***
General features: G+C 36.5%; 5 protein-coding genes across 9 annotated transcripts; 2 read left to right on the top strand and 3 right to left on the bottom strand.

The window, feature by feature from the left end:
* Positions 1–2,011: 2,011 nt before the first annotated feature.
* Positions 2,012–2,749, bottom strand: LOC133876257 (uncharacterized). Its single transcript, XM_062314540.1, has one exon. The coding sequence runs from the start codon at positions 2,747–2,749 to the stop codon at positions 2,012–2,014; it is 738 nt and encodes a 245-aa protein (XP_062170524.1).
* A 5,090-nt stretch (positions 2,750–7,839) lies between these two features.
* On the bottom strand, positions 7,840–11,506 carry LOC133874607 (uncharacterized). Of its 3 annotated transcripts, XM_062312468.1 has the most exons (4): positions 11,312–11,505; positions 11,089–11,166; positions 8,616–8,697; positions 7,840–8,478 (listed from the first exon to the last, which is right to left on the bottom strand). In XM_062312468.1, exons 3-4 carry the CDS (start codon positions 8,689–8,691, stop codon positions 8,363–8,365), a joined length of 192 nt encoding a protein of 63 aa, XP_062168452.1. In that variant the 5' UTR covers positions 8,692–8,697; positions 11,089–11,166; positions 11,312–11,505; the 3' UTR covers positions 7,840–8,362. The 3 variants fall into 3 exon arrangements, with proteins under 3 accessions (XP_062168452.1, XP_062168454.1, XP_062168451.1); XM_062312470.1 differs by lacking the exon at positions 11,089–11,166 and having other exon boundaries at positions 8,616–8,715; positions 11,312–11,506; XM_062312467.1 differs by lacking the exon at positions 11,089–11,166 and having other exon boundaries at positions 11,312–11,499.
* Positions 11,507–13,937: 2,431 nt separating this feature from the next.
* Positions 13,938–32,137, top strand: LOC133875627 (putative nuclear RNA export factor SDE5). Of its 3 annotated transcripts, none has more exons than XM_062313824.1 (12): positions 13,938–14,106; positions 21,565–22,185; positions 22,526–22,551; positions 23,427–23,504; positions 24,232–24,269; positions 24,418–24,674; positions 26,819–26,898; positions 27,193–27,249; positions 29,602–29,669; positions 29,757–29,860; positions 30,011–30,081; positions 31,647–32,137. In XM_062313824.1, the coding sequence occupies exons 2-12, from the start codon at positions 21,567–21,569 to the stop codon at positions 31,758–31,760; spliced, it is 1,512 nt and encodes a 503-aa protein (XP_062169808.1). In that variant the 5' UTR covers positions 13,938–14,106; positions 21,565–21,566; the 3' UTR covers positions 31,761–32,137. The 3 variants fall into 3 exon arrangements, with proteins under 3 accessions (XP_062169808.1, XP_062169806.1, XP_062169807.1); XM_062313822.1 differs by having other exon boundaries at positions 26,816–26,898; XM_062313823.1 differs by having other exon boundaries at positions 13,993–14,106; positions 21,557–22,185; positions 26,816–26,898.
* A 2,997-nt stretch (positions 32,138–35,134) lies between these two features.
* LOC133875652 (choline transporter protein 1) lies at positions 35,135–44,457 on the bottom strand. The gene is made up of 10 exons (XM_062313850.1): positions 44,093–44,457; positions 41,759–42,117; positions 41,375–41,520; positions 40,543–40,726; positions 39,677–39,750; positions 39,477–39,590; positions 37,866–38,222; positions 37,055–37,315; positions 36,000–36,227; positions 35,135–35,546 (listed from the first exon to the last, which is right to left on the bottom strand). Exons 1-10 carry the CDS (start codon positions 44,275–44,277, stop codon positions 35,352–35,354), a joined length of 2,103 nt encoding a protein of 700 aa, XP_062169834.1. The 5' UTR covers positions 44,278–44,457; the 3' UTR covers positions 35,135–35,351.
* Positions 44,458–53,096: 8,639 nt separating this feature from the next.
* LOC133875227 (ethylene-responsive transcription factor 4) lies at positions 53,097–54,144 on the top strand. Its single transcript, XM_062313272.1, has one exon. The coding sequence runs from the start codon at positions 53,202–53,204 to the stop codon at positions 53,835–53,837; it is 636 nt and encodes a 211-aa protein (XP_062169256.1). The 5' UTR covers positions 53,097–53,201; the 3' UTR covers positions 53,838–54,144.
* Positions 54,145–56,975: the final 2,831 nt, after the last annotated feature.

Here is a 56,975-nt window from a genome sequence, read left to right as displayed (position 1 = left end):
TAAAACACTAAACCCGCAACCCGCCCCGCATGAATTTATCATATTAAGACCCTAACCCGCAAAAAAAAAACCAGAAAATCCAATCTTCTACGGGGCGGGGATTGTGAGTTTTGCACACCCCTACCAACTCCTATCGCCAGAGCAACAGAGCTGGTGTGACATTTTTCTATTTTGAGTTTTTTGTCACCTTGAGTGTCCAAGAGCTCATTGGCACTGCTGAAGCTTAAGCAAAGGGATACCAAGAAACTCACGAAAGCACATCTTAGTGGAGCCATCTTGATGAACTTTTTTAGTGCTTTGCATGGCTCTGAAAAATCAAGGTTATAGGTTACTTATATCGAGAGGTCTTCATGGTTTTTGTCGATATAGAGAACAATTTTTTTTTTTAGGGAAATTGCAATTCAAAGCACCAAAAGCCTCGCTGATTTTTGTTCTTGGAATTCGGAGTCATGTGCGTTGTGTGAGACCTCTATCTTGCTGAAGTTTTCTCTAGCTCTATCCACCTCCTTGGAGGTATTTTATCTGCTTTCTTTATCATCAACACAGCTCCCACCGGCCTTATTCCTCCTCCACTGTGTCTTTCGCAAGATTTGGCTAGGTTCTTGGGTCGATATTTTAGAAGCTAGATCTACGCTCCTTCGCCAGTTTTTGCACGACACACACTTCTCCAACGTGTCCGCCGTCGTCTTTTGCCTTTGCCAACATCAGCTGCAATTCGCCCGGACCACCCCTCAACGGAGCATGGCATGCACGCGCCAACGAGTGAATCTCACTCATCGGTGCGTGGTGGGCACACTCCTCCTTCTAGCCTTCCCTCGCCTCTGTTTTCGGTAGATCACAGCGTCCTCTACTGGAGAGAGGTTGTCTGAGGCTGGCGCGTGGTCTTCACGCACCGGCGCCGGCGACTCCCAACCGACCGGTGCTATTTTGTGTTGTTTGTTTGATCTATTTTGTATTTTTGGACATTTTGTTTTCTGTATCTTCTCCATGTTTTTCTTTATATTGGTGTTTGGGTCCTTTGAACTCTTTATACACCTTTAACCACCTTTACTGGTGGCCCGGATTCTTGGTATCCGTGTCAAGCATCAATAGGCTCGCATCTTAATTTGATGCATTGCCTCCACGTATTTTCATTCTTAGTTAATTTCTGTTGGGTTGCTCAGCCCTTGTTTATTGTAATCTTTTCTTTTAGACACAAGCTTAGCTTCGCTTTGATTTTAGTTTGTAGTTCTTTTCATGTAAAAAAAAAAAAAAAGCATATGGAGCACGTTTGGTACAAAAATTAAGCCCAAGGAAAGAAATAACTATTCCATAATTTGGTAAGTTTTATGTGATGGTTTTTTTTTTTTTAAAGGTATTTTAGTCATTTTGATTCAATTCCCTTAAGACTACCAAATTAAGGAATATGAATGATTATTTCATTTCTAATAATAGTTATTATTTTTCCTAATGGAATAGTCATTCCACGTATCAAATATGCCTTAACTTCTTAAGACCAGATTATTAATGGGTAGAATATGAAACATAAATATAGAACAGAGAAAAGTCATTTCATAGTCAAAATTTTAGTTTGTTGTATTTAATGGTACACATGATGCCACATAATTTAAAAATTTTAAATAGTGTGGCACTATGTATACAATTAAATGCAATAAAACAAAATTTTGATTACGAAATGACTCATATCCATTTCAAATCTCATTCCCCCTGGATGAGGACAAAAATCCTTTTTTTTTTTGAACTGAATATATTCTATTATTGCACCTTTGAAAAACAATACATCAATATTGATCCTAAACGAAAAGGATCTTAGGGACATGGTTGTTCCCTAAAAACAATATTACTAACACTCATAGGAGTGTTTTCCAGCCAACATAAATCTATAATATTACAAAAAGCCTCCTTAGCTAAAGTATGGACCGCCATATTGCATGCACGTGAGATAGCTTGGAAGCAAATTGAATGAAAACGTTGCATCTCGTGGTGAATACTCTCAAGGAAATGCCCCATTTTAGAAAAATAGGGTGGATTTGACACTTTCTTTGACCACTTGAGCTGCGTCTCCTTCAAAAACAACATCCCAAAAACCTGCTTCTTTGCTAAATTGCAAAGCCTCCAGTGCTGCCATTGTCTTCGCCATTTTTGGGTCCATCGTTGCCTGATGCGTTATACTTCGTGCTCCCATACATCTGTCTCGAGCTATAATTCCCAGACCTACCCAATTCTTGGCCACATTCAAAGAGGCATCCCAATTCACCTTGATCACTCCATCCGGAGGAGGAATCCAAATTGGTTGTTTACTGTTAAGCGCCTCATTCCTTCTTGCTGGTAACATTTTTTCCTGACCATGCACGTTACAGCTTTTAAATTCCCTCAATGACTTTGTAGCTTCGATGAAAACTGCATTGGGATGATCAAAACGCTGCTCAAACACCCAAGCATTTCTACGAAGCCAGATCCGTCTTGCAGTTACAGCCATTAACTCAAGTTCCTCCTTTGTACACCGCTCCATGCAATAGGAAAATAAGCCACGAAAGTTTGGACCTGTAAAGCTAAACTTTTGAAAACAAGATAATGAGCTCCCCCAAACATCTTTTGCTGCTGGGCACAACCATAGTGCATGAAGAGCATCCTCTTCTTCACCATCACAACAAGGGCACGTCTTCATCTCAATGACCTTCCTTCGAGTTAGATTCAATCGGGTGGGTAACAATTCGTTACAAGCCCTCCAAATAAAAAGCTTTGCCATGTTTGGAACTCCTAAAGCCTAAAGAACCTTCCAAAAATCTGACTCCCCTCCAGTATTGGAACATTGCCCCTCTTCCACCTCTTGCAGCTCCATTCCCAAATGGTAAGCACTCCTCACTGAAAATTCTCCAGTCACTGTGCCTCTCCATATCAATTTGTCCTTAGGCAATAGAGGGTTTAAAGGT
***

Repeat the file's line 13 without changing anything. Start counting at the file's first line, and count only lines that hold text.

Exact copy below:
* Positions 54,145–56,975: the final 2,831 nt, after the last annotated feature.